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Old September 10th 03, 02:45 AM
 
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Default ground radials?

I just installed a Hustler 5-BTV, and I used 4 1/4 wavelength radials per
band (12 ga insulated). The 1st contact I made was a "G", with 100 Watts,
and received a 5/8 report. According to the manual, only 2 are actually
required, and I also read that someplace else. I'm happy with my
installation, your mileage may vary.


"Dennis Kaylor" wrote in message
om...
hello everyone
i am thinking about putting up the following antenna
http://www.bloomington.in.us/~wh2t/invertedl.html

and i am wondering how many radials i should put down?
i am in florida so the ground is sand
i plan on driving an 8 foot ground rod directly under the radiation
element and tieing the radials to it and also to the chainlink fence
that runs along the back(100feet) and along one side(50feet)
i was thinking of around 20-25 radials most of them would all be around
30 feet long
so my questions are

1) is there a deminisoning return on the number of radials?

2) is there a high voltage issue connecting to the fence?

3) would there be an increased noise level by tieing into the fence posts?

if you could please reply via email rather than the NG
thanks much




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Old September 10th 03, 09:14 AM
Ian White, G3SEK
 
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Dennis Kaylor wrote:
hello everyone
i am thinking about putting up the following antenna
http://www.bloomington.in.us/~wh2t/invertedl.html

and i am wondering how many radials i should put down?
i am in florida so the ground is sand
i plan on driving an 8 foot ground rod directly under the radiation
element and tieing the radials to it and also to the chainlink fence
that runs along the back(100feet) and along one side(50feet)
i was thinking of around 20-25 radials most of them would all be around
30 feet long
so my questions are

1) is there a deminisoning return on the number of radials?

2) is there a high voltage issue connecting to the fence?

3) would there be an increased noise level by tieing into the fence posts?

There was an article in August QST about making the best possible use of
a given total length of radial wire.

--
73 from Ian G3SEK 'In Practice' columnist for RadCom (RSGB)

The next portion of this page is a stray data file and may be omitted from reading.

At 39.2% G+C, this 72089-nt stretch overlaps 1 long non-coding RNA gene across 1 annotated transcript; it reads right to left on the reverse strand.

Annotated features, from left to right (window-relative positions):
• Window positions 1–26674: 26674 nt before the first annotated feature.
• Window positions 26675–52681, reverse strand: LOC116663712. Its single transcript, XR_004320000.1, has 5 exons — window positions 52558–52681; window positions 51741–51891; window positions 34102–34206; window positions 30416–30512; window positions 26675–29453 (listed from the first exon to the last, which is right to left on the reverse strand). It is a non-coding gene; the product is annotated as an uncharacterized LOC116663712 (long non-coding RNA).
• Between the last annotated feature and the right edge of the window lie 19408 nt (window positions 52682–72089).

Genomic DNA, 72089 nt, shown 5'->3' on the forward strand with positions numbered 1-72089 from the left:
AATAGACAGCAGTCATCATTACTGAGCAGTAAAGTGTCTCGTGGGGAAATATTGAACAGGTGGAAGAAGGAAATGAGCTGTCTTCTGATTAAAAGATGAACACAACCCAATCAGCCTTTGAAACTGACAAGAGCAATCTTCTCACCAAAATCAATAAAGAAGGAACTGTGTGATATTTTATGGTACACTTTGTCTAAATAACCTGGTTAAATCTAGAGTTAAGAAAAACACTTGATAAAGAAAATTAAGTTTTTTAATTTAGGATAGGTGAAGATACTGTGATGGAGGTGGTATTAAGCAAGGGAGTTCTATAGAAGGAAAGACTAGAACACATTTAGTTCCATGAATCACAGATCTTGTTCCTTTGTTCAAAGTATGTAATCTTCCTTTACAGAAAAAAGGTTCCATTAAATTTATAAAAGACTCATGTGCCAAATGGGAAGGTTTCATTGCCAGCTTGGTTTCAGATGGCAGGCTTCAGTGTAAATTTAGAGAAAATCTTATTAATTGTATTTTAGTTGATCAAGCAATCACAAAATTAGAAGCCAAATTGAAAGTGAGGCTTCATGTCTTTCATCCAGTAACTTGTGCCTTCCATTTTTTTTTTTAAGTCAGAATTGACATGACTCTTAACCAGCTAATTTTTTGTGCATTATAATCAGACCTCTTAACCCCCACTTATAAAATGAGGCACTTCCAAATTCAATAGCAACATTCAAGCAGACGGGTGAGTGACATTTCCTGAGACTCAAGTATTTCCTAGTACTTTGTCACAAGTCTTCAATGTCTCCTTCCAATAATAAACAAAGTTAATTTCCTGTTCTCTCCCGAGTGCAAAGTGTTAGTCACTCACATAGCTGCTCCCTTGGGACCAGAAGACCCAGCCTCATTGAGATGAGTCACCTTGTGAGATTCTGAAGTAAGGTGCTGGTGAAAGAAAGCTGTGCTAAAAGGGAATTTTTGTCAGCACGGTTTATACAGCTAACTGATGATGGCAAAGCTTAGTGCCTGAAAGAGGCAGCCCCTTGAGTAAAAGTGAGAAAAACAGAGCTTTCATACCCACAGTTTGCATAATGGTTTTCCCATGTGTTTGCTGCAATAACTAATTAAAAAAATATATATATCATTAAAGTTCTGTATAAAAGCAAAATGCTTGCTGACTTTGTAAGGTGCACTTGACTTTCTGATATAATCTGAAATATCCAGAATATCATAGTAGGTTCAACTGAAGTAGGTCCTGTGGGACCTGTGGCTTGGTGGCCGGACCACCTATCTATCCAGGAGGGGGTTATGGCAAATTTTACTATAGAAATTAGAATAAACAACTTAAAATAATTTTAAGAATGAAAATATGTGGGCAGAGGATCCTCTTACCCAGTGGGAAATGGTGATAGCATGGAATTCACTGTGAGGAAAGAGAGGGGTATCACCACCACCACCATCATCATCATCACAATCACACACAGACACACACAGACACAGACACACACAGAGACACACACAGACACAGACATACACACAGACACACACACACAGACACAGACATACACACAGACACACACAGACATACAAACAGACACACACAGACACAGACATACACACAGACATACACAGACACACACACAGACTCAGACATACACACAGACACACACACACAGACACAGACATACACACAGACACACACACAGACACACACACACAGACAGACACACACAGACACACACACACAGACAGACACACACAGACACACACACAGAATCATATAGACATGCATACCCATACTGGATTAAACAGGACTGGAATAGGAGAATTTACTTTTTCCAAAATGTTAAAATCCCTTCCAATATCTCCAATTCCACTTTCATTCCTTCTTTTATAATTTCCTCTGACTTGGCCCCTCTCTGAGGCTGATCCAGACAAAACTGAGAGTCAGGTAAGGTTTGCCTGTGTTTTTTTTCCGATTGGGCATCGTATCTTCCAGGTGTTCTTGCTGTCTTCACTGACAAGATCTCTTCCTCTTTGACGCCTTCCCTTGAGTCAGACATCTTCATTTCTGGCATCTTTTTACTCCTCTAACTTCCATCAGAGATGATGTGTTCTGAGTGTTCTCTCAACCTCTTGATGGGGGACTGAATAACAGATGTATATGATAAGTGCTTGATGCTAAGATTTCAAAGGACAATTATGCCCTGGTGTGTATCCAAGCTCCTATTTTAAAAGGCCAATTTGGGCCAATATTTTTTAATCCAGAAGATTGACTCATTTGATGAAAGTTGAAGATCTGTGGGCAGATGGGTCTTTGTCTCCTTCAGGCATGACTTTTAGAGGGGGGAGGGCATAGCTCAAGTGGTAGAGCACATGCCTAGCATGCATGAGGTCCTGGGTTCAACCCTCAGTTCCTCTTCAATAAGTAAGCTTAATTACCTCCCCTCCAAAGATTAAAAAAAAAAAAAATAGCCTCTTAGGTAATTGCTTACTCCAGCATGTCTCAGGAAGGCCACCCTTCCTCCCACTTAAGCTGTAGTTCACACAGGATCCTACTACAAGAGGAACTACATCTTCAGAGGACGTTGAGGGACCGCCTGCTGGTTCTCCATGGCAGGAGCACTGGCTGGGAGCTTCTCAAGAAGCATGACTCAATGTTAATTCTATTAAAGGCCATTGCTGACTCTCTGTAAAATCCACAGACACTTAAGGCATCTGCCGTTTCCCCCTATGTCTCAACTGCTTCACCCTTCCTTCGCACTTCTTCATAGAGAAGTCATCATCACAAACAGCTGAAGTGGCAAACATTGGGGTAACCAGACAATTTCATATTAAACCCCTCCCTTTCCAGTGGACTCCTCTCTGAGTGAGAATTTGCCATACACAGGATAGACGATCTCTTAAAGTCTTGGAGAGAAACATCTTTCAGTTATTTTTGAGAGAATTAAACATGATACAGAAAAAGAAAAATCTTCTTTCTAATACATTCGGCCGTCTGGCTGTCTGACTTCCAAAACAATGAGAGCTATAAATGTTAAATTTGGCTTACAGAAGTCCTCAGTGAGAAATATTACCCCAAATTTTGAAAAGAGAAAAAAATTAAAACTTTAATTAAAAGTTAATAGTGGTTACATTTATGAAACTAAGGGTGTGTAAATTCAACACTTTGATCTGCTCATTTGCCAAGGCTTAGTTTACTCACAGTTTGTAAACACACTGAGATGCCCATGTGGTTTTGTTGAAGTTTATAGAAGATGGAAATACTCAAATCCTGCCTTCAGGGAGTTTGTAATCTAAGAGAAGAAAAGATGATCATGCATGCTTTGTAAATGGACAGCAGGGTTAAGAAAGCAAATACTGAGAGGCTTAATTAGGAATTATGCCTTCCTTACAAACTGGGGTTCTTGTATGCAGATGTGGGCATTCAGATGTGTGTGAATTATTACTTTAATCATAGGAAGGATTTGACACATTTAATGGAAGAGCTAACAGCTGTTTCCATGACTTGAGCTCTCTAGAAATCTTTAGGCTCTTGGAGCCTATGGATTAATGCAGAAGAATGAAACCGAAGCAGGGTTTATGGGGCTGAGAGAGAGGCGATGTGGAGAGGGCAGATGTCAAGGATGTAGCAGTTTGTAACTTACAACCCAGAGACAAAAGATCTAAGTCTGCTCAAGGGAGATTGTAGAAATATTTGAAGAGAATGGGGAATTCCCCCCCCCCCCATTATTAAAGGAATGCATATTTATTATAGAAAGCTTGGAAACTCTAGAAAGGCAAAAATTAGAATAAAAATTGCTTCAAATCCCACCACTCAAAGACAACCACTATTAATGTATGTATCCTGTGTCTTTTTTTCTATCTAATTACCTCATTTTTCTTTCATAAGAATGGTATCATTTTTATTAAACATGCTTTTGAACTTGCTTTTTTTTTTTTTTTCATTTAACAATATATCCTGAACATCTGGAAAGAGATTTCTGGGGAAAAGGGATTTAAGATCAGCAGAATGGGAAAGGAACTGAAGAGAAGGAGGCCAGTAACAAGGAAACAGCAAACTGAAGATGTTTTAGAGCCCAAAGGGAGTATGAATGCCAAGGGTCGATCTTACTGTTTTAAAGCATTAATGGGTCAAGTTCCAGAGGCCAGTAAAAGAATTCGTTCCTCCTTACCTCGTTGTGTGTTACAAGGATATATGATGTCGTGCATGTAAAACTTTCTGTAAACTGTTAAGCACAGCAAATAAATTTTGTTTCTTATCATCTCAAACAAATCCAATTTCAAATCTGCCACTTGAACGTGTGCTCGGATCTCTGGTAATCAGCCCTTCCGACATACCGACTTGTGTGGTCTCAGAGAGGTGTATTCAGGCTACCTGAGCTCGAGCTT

Editor, 'The VHF/UHF DX Book'
http://www.ifwtech.co.uk/g3sek
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Old September 10th 03, 10:55 AM
Reg Edwards
 
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Den,

All depends on whether soil surface layer is bone-dry, damp or wet sand, and
depth of water level if there is any.

The behaviour of an inverted-L antenna above 1 to N shallow-buried radials
can be studied with program ENDFEED.

For given antenna dimensions ENDFEED will also calculate the L and C
component values of L-match and T-match antenna tuners. Saves experimenting
time but takes some of the fun out of it. ;o)

Program EARTHRES estimates ground 'connection' loss resistance for rods,
arrays of rods, plates, and from 1 to any number of radials. One rod is
fairly useless unless you have a half-wavelength long antenna.

Download these two progs in a few seconds from website below and run
immediately.
---
=======================
Regards from Reg, G4FGQ
For Free Radio Design Software
go to http://www.g4fgq.com
=======================


"Dennis Kaylor" wrote

and i am wondering how many radials i should put down?
i am in florida so the ground is sand
i plan on driving an 8 foot ground rod directly under the radiation
element and tieing the radials to it and also to the chainlink fence
that runs along the back(100feet) and along one side(50feet)
i was thinking of around 20-25 radials most of them would all be around
30 feet long
so my questions are

1) is there a deminisoning return on the number of radials?

2) is there a high voltage issue connecting to the fence?

3) would there be an increased noise level by tieing into the fence posts?

if you could please reply via email rather than the NG
thanks much





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